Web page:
Recently, I was in Dublin airport standing next to a mother with her 8 children. Yes, you read that right- 8 children. One of her kids was going on and on about some complaint as they all stood waiting in line for some thing or another. And the mother, in exasperation, exclaimed,
“In the words of freakin’ Frozen, ‘Let it Go!’”
I nearly spit out my coffee. I was shocked by her language, but her children were not. They simply stopped in silence, looked at each other and everyone, including the mother, started laughing. They let it go. Not only of the complaint, but of the tension and irritation that comes with travel and waiting around (did I mention with 8 children?)
A small smile crept on to my face and I vowed to watch the movie. Ok- I still haven’t, but I have been thinking a lot about just letting it go. Letting go of what? Well, trying to control how others see me, how I see myself, of expectations that I’ve placed on others, on expectations that I have placed on myself, on fears… fears that have and probably will continue to play a role in dictating my life.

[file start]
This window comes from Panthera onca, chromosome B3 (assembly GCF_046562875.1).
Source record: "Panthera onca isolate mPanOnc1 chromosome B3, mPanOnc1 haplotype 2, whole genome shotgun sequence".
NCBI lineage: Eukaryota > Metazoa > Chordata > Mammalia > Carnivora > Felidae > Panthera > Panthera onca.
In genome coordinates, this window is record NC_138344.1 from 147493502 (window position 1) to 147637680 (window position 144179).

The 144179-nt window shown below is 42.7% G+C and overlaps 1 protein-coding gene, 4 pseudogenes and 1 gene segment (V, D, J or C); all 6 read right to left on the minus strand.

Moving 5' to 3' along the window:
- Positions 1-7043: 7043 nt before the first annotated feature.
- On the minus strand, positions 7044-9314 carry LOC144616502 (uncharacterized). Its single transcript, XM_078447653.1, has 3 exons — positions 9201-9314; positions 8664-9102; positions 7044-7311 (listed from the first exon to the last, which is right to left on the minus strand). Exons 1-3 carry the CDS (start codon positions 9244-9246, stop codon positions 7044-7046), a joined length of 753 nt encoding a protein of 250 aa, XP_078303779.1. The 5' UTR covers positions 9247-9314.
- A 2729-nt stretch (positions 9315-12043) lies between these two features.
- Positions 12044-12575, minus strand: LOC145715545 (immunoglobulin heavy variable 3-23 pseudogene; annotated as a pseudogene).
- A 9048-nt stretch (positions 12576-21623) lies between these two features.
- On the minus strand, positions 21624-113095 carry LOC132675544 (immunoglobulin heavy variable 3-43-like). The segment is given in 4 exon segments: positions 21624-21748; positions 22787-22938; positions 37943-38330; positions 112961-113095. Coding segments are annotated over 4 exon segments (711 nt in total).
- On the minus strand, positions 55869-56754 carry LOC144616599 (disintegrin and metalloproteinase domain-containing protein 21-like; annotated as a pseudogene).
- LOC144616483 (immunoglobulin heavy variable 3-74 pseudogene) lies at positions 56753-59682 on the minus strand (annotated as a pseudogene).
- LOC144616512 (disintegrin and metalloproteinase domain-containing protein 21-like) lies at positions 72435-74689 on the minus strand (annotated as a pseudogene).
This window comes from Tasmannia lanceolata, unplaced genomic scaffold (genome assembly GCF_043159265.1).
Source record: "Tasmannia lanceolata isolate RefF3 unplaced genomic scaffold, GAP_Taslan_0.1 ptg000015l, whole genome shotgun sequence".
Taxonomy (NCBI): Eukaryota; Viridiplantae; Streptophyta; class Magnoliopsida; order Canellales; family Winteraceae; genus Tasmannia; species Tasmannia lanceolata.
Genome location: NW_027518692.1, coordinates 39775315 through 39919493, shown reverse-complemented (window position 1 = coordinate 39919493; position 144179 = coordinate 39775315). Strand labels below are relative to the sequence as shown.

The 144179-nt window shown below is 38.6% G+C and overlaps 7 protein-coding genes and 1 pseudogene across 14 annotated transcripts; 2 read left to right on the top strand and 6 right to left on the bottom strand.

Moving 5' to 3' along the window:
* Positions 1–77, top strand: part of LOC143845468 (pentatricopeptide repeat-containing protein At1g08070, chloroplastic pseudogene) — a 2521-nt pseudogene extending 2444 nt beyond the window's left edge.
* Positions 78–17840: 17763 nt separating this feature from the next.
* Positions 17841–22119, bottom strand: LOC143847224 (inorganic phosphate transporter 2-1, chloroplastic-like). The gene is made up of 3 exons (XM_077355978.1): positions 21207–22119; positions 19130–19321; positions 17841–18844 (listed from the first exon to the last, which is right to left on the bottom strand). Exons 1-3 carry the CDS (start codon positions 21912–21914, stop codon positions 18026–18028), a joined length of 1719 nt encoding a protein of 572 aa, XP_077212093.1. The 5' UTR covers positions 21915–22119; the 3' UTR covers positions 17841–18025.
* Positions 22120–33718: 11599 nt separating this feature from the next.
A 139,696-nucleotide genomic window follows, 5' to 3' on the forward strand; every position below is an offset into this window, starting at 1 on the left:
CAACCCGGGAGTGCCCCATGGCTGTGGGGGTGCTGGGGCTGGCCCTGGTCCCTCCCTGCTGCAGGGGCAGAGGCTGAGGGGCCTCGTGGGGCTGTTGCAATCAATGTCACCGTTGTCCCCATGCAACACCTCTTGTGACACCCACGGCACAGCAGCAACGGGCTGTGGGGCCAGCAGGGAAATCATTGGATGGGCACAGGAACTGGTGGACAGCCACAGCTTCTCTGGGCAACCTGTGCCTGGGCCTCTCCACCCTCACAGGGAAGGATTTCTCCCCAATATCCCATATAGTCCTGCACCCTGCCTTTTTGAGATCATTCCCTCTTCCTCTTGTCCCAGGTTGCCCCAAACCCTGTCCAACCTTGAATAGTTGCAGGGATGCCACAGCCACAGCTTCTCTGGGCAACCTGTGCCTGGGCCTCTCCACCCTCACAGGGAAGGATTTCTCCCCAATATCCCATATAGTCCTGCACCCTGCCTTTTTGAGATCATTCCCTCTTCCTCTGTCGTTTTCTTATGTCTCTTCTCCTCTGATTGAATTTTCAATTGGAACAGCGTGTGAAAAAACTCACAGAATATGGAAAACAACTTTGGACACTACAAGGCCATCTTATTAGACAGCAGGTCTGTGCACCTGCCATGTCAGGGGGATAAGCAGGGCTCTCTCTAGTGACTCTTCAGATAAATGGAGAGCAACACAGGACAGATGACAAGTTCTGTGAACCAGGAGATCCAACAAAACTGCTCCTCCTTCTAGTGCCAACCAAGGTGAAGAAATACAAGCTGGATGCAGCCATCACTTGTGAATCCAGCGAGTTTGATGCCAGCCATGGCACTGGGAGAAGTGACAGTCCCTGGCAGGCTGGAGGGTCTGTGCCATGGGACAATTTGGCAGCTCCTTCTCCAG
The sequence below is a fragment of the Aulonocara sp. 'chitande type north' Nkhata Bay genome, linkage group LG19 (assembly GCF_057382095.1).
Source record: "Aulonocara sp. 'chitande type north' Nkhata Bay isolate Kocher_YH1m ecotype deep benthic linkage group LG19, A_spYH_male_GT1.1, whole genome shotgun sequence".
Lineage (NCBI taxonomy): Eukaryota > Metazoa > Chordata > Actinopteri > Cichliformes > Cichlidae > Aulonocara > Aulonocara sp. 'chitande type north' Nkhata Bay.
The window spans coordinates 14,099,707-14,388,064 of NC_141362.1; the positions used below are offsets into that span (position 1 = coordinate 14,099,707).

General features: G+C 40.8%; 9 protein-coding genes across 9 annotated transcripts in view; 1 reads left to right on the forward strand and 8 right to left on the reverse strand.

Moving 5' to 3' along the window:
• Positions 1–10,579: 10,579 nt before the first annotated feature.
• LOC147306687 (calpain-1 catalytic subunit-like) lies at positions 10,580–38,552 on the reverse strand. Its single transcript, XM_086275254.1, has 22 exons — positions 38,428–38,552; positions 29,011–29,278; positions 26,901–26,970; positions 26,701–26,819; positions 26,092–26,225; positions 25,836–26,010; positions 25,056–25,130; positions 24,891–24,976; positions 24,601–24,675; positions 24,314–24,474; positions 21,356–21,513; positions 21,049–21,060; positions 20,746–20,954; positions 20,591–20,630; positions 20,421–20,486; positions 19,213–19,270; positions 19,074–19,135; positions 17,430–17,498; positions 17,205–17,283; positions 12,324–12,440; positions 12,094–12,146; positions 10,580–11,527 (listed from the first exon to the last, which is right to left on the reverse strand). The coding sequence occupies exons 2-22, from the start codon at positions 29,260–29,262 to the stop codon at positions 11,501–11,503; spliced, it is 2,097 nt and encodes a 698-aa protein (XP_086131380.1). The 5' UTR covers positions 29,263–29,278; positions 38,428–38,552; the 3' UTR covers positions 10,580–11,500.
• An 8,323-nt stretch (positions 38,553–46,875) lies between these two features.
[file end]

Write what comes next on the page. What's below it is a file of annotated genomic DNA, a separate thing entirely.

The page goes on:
Sure! I would love to! But this poses the question- how easy is it to ‘in the words of freakin’ Frozen, to let it go?’
For me, it’s not…
BUT, what I have noticed, since the song has been playing over and over in my head, is that when the fears become too much, when the expectations take over, we can bring our mindfulness practice in to help us.
In the song, Elsa cries “Let the storm rage on- the cold never bothered me anyway”.
Can we notice the storm, the expectations, the fears raging on, while not letting them bother us? Can we bring mindful awareness to this experience and still rest in the midst of it all? Can we find our breath and use the discomfort as a support and rest as they swirl in our midst? Can we let them go?
This week’s challenge is to notice when we are starting to get overwhelmed with fears and expectations and to see what it might be like to let them go. To let go of the constriction we have around them- the tight hold on control that really is an illusion. Can we notice when it is happening and laugh like that mother and her 8 children?
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